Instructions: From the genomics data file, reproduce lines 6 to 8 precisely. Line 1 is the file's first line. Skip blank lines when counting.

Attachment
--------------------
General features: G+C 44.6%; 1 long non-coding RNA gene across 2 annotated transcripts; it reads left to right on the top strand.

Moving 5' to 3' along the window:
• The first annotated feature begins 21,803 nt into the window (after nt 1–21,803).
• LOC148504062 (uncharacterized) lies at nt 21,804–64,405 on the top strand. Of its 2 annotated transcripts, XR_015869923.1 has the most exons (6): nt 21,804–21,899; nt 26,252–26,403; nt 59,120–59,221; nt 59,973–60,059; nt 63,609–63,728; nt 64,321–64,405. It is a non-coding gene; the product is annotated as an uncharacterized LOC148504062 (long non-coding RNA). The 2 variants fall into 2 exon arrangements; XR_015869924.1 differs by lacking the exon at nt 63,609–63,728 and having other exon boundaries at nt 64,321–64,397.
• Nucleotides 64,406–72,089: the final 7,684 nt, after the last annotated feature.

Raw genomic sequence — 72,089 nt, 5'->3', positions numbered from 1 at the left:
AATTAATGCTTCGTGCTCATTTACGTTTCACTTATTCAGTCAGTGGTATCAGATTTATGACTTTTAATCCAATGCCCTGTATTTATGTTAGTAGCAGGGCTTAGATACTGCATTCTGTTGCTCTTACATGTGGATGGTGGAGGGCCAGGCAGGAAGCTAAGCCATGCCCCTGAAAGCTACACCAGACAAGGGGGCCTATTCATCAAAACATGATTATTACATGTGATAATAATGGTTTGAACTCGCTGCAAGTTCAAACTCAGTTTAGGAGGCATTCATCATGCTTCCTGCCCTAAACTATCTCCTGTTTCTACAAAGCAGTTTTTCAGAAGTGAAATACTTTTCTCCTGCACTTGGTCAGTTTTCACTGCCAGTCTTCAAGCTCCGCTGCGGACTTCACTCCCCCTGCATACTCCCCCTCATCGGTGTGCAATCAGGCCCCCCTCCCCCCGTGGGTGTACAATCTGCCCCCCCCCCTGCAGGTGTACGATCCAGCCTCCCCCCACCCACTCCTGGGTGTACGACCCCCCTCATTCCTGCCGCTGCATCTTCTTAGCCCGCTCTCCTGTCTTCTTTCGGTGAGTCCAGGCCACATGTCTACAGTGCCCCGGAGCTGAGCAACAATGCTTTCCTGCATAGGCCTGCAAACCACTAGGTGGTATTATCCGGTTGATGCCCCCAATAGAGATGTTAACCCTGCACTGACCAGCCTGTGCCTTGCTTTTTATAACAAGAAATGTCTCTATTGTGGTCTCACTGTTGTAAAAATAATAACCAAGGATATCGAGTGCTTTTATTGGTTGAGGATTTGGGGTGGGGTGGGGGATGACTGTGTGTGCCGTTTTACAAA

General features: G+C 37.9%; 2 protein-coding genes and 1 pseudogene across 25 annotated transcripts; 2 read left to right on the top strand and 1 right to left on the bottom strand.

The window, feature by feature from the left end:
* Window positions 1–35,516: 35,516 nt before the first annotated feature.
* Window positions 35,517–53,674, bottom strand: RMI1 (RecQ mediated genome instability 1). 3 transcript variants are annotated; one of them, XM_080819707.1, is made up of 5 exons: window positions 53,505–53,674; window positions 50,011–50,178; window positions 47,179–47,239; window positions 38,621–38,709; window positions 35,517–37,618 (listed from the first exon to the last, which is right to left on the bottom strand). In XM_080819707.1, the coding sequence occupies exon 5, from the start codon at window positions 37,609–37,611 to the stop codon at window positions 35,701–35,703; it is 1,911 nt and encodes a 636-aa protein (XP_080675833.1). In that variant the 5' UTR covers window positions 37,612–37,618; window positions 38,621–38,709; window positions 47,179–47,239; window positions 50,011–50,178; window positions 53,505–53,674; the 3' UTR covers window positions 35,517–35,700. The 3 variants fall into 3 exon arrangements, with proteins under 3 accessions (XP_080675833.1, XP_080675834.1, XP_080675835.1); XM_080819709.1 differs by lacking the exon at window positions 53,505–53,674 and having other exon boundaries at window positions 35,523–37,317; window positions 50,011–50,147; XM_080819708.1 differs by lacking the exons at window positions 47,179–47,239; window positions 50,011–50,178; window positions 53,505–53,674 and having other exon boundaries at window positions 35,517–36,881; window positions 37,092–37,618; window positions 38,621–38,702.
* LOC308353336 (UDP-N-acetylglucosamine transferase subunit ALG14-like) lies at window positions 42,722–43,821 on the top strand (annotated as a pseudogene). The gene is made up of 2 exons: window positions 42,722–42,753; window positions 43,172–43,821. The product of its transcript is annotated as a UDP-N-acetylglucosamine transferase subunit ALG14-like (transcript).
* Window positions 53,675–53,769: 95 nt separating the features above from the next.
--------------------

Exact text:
Raw genomic sequence — 72,089 nt, 5'->3', positions numbered from 1 at the left:
AATTAATGCTTCGTGCTCATTTACGTTTCACTTATTCAGTCAGTGGTATCAGATTTATGACTTTTAATCCAATGCCCTGTATTTATGTTAGTAGCAGGGCTTAGATACTGCATTCTGTTGCTCTTACATGTGGATGGTGGAGGGCCAGGCAGGAAGCTAAGCCATGCCCCTGAAAGCTACACCAGACAAGGGGGCCTATTCATCAAAACATGATTATTACATGTGATAATAATGGTTTGAACTCGCTGCAAGTTCAAACTCAGTTTAGGAGGCATTCATCATGCTTCCTGCCCTAAACTATCTCCTGTTTCTACAAAGCAGTTTTTCAGAAGTGAAATACTTTTCTCCTGCACTTGGTCAGTTTTCACTGCCAGTCTTCAAGCTCCGCTGCGGACTTCACTCCCCCTGCATACTCCCCCTCATCGGTGTGCAATCAGGCCCCCCTCCCCCCGTGGGTGTACAATCTGCCCCCCCCCCTGCAGGTGTACGATCCAGCCTCCCCCCACCCACTCCTGGGTGTACGACCCCCCTCATTCCTGCCGCTGCATCTTCTTAGCCCGCTCTCCTGTCTTCTTTCGGTGAGTCCAGGCCACATGTCTACAGTGCCCCGGAGCTGAGCAACAATGCTTTCCTGCATAGGCCTGCAAACCACTAGGTGGTATTATCCGGTTGATGCCCCCAATAGAGATGTTAACCCTGCACTGACCAGCCTGTGCCTTGCTTTTTATAACAAGAAATGTCTCTATTGTGGTCTCACTGTTGTAAAAATAATAACCAAGGATATCGAGTGCTTTTATTGGTTGAGGATTTGGGGTGGGGTGGGGGATGACTGTGTGTGCCGTTTTACAAA

General features: G+C 37.9%; 2 protein-coding genes and 1 pseudogene across 25 annotated transcripts; 2 read left to right on the top strand and 1 right to left on the bottom strand.